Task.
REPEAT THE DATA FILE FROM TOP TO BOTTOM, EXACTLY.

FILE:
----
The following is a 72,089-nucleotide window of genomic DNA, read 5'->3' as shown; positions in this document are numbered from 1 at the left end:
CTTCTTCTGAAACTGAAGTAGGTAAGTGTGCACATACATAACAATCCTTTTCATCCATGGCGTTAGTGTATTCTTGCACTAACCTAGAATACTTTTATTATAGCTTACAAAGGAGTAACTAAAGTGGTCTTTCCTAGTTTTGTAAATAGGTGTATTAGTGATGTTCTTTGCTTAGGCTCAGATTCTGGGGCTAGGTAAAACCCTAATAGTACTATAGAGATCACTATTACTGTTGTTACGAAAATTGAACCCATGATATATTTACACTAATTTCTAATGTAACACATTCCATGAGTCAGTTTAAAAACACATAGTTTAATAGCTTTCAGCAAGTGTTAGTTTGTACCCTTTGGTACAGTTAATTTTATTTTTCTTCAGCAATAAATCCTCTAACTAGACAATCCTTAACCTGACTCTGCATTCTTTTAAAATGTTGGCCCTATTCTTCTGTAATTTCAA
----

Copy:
The following is a 72,089-nucleotide window of genomic DNA, read 5'->3' as shown; positions in this document are numbered from 1 at the left end:
CTTCTTCTGAAACTGAAGTAGGTAAGTGTGCACATACATAACAATCCTTTTCATCCATGGCGTTAGTGTATTCTTGCACTAACCTAGAATACTTTTATTATAGCTTACAAAGGAGTAACTAAAGTGGTCTTTCCTAGTTTTGTAAATAGGTGTATTAGTGATGTTCTTTGCTTAGGCTCAGATTCTGGGGCTAGGTAAAACCCTAATAGTACTATAGAGATCACTATTACTGTTGTTACGAAAATTGAACCCATGATATATTTACACTAATTTCTAATGTAACACATTCCATGAGTCAGTTTAAAAACACATAGTTTAATAGCTTTCAGCAAGTGTTAGTTTGTACCCTTTGGTACAGTTAATTTTATTTTTCTTCAGCAATAAATCCTCTAACTAGACAATCCTTAACCTGACTCTGCATTCTTTTAAAATGTTGGCCCTATTCTTCTGTAATTTCAA